During a Ransomware Attack

Whether to Pay the Ransom

Several factors should be considered in determining whether to pay the ransom demand. Although law enforcement discourages victim companies from paying a ransom, some companies have paid the ransom when the affected systems are not backed up or cannot be restored from backups, or when a company cannot afford the disruption from restoring or rebuilding its IT environment. Some studies indicate that in 50 to 70 percent of ransomware cases, companies pay the ransom. Even then, the decryption key is not guaranteed to work.

Before making a payment, companies need to consider whether doing so would violate U.S. law prohibiting payments to individuals or entities that are subject to U.S. economic sanctions or that are designated as terrorist organizations. While the odds of conclusively determining an attacker’s identity are low, companies and their counsel should nevertheless seek to conduct due diligence on the attacker’s identity (usually based on the attacker’s Bitcoin wallet) to determine whether such a payment would violate U.S. law.

Forensic IT Specialist

A forensic IT specialist can assist with investigating the ransomware attack, including determining the root cause and advising on potential remediation options. Determining the root cause is important to properly eradicate the ransomware and prevent reinfection. To facilitate a rapid response, companies should consider establishing a relationship with a forensic IT specialist in advance of a cybersecurity incident.


In addition to the issues described above, counsel can advise on potential legal issues arising from a ransomware attack, including whether public disclosures or notifications to investors, individuals, customers, business partners, lenders, and regulators are required. Securities and Exchange Commission guidance requires disclosure of material cybersecurity risks and incidents, and while the monetary impact is certainly not the only factor in determining materiality, it can be an important factor in disclosures related to ransomware attacks. In 2017 alone, Merck, FedEx, and Maersk disclosed estimated losses from ransomware attacks totaling $310 million, $300 million, and $200 million to $300 million, respectively.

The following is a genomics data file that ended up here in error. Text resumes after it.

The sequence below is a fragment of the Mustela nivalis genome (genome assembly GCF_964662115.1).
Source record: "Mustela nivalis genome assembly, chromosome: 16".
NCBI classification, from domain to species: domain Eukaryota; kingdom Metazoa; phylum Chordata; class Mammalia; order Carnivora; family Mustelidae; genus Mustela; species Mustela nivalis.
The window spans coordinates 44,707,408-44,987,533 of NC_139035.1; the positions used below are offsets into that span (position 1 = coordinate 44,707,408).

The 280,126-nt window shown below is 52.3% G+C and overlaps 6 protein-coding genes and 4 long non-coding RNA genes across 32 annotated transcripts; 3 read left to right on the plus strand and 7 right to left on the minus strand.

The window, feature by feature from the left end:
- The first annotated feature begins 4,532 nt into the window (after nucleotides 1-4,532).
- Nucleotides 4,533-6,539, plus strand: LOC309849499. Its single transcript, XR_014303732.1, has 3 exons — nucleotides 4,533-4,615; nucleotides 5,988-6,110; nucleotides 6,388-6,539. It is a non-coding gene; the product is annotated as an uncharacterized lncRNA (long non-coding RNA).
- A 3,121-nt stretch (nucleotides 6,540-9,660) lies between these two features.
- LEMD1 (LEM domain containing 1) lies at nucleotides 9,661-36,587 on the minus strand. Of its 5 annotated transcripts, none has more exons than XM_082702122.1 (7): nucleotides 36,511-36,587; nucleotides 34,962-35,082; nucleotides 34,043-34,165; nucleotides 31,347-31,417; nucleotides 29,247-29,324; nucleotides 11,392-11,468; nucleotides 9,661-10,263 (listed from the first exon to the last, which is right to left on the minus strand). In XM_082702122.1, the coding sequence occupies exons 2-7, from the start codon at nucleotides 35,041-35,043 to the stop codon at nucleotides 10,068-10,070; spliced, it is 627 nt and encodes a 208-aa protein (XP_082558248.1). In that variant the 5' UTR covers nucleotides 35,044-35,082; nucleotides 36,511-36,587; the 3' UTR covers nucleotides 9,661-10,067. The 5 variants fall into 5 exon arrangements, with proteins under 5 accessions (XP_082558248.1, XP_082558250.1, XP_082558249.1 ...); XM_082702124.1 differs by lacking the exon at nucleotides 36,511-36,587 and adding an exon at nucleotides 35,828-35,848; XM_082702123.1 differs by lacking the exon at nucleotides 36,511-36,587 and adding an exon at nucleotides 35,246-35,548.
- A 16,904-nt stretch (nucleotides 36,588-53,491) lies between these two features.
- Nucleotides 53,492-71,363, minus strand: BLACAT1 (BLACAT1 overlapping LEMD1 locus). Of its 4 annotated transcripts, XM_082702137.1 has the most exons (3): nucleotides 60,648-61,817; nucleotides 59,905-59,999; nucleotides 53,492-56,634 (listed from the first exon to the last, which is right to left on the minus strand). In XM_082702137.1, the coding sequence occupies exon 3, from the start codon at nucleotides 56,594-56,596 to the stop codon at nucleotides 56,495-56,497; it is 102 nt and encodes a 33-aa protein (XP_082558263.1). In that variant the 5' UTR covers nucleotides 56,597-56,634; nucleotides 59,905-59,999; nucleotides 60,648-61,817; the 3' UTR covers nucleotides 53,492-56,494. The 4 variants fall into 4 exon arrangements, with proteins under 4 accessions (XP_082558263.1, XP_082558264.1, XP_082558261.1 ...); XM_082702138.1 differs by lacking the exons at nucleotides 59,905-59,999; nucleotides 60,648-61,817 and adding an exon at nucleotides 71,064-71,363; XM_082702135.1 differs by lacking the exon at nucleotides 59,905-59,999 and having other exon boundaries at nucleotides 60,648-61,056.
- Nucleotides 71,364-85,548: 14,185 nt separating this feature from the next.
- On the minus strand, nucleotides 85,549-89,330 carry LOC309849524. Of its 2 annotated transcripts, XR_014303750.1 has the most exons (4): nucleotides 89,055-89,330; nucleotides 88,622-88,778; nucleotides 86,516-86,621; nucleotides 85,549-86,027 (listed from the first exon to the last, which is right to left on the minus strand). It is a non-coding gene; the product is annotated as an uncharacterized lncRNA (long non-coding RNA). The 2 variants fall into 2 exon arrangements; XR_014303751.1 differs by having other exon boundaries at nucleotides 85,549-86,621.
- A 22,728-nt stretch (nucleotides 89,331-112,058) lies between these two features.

Crisis Communications

If public disclosure is required per the above guidance, or to the extent that the issue is otherwise leaked, it can be helpful to engage crisis communications experts that can assist in mitigating any potential reputational effects as well as enhance the company’s legal strategy.


Companies that are victims of a ransomware attack should notify their cyber liability carriers, which can provide options for legal counsel, forensic IT specialists, and other consultants that can assist in responding to a data breach. Failure to follow procedures in the policy can preclude coverage for certain expenses, such as fees for legal counsel or forensic IT specialists.

After a Ransomware Attack


Many forms of ransomware embed themselves deep in a company’s systems in order to launch future attacks. Even after paying a ransom and applying a decryption key, or after restoring the systems from backups, companies should consider monitoring their systems and network for potential reinfection attempts by the ransomware.

Review IT Security